Joel Best’s Stat-Spotting: A Field Guide to Identifying Dubious Data, belongs on the nightstand of anyone who regularly encounters statisticswhich is to
say, everyone. In my line of work as a fact-checker, the book’s case studies are
even more of a must-read.
Take, for example, this health
statistic, repeated on a number of websites: Each year, 20,000 people die from
Best proffers a number of tips that challenge this factoid’s accuracy.
#1: If something sounds too shocking to be true, it probably is.
#2: Make sure sources aren’t biased.
The stat appears on a site titled What Doctors Don’t Tell You and a page promoting magnetic therapy as an alternative to (you guessed it) aspirin.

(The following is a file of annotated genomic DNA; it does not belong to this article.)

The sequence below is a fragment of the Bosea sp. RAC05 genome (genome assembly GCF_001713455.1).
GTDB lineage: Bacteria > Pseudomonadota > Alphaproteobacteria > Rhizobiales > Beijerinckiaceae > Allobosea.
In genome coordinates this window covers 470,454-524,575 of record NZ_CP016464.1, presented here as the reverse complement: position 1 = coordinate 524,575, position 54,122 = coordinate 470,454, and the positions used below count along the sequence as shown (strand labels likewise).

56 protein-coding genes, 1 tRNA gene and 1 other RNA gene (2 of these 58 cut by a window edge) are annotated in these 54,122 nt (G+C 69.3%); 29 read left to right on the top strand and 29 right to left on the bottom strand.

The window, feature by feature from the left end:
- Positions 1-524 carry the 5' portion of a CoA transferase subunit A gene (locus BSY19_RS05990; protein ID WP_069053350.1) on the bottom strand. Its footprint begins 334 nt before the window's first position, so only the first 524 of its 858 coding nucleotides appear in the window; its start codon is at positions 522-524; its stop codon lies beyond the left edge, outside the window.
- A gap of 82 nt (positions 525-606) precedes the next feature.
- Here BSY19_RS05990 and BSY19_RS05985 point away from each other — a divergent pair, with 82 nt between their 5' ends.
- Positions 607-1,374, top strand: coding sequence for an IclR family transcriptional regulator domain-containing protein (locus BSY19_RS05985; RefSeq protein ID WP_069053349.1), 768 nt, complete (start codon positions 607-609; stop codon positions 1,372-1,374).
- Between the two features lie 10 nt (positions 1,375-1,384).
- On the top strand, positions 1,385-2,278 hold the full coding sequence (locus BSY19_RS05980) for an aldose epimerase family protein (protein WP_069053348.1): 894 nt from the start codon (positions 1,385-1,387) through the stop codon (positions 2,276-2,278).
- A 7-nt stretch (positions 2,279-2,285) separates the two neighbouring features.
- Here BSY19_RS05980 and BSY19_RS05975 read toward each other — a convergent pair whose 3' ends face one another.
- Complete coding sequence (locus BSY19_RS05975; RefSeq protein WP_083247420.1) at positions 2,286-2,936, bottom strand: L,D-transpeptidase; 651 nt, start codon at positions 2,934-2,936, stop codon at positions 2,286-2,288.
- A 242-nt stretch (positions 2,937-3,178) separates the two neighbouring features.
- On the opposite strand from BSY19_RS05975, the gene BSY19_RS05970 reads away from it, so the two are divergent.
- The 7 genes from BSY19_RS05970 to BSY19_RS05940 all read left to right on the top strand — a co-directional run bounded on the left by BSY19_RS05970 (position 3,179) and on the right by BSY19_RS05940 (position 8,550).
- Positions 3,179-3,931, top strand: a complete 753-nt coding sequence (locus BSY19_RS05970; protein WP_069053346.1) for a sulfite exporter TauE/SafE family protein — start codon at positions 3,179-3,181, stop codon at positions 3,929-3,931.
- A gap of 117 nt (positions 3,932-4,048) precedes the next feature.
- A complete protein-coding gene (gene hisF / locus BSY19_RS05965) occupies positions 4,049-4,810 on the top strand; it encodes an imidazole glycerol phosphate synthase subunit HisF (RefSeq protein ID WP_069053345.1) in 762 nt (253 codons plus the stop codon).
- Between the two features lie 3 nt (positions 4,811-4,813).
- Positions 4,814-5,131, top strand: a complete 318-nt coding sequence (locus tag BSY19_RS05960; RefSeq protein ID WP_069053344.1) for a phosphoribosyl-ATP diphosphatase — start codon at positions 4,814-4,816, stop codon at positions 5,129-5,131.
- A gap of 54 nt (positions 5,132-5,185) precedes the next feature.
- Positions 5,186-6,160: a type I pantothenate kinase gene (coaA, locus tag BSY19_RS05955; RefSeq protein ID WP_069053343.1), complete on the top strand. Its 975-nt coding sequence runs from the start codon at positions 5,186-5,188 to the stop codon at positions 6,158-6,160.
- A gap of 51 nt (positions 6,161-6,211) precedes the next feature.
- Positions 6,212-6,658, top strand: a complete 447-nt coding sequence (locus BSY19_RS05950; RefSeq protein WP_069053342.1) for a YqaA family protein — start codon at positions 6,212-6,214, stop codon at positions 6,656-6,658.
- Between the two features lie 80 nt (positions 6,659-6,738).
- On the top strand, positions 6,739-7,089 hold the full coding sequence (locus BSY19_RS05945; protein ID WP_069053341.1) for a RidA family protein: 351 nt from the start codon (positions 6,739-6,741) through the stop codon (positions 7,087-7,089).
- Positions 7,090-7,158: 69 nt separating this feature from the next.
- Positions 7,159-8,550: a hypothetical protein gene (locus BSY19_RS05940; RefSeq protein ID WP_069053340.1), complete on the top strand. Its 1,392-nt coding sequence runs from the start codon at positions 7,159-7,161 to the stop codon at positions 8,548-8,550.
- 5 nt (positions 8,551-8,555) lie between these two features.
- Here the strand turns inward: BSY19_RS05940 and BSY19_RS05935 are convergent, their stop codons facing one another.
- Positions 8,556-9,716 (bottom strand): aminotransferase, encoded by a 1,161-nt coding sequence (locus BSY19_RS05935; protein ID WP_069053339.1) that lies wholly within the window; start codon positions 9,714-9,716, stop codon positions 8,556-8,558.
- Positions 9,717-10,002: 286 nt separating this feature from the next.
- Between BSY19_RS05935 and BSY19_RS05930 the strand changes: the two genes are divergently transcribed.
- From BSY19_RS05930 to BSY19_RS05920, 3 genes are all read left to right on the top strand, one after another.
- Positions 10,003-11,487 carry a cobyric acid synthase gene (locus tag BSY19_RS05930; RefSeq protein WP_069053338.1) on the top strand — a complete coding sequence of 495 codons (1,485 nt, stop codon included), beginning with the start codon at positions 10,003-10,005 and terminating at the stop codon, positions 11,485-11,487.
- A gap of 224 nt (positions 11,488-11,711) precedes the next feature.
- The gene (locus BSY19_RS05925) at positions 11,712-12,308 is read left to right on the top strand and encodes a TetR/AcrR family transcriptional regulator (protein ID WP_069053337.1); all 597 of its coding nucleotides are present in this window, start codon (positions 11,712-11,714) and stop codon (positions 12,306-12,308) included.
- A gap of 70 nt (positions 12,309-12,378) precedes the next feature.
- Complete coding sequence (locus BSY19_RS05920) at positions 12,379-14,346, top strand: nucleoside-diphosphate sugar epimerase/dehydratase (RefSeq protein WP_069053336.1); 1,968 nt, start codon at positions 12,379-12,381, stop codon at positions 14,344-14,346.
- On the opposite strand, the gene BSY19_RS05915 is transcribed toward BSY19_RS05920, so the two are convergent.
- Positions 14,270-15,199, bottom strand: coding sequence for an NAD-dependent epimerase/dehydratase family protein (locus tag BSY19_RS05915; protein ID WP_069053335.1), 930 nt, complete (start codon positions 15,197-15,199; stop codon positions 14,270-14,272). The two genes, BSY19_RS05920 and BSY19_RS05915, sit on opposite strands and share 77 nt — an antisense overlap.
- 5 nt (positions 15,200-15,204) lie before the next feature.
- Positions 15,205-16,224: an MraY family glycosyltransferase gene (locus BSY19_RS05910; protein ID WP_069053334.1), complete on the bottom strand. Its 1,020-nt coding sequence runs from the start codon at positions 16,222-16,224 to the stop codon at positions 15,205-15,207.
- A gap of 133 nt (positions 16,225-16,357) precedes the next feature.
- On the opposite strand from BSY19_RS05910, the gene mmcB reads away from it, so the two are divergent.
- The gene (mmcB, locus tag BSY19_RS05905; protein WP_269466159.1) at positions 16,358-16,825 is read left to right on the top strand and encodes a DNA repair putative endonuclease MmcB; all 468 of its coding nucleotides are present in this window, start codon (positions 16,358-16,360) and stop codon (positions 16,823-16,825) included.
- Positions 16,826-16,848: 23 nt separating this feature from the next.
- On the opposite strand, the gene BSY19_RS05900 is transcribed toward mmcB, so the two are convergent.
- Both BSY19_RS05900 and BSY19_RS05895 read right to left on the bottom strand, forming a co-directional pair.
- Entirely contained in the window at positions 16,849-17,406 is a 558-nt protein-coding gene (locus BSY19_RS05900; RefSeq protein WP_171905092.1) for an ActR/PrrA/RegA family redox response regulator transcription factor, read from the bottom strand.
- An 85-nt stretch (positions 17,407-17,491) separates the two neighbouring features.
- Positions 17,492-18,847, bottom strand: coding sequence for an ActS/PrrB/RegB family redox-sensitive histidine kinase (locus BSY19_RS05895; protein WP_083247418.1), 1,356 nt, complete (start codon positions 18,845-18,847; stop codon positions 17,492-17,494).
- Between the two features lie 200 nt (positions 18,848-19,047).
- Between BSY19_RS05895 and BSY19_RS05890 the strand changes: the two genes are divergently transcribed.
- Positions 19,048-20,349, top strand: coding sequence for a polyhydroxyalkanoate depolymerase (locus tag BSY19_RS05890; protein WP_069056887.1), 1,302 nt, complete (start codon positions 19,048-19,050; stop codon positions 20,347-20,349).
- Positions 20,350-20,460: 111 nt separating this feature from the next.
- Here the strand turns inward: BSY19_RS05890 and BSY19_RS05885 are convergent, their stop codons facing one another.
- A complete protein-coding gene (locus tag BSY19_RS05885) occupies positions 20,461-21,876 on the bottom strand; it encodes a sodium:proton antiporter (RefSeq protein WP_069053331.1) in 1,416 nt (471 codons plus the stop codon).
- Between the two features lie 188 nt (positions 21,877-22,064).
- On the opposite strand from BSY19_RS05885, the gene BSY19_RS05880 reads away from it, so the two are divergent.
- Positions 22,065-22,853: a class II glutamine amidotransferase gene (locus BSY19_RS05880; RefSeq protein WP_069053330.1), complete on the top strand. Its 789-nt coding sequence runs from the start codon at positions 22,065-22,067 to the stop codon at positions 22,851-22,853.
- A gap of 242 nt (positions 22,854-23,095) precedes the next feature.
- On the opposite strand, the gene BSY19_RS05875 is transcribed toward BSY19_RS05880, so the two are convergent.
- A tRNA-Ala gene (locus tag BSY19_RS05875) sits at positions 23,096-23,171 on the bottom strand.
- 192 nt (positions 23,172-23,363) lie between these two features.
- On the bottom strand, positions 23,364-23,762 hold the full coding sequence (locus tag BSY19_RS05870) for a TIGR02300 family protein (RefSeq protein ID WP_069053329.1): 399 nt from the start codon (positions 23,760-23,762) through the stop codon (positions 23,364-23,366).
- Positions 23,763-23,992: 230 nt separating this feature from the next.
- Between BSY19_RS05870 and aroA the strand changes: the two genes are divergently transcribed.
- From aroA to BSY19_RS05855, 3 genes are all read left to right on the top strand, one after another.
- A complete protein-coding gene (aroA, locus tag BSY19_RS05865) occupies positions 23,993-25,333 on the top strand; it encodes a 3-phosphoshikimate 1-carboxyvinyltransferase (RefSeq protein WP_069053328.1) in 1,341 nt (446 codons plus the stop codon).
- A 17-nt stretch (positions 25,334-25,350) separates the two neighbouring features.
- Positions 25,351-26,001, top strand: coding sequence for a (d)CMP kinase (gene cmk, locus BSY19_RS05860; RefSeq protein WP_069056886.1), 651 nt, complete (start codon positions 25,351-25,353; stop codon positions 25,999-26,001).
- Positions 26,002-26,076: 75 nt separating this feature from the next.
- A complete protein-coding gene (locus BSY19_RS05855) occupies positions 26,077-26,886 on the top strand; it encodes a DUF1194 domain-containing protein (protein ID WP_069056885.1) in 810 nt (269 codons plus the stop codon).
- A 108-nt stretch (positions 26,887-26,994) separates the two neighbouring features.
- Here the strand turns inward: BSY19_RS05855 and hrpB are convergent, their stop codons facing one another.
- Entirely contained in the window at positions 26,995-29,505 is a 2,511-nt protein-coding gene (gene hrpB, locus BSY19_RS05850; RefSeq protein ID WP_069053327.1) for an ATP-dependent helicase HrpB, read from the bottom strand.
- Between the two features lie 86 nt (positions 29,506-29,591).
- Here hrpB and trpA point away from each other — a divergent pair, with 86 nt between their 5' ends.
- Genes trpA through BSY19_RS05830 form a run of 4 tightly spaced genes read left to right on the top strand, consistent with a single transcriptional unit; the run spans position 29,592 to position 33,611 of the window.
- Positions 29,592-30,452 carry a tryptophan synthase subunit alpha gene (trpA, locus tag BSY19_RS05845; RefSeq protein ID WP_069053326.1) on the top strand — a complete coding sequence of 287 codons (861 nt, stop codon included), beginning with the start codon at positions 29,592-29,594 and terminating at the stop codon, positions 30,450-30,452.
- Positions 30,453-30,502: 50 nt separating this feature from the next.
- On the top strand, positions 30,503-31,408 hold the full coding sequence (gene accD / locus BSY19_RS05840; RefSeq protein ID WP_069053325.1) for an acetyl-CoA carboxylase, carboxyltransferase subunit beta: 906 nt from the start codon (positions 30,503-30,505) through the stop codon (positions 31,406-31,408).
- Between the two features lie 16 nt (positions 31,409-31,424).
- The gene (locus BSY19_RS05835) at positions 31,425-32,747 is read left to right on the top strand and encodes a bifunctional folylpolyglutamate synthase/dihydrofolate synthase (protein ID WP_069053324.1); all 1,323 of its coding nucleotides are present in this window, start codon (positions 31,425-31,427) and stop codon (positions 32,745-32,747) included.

#3: Look for “botched translations”numbers simplified to the point of inaccuracy.
Checking in with the FDA (a trusted source that appears to be the original), we find that an estimated 10,000-20,000 people die a year from NSAID (Nonsteroidal Inflammatory Drugs) complications. Aspirin is indeed an NSAID, but so are several other drugs, including ibuprofen. So this figure unfairly singles out aspirin, omits the “complications” modifier, and uses the highest figure from a broad number range. It’s also a stat from 1999.
This example illustrates just how easy it is for a number to be misrepresented, and how it can quickly take on a life of its own. And Best reveals how even major publications and news networks propagate misinformation.
It’s tempting after reading Stat-Spotting to throw up your hands and turn against data entirely. But the tome successfully shows how to sort the muck from the truth, which is out there. And as Best says, “We need quantitative datastatisticsto guide us.”
In other words, we need stats to make sense of the world. We just need to know how to make sense of the stats.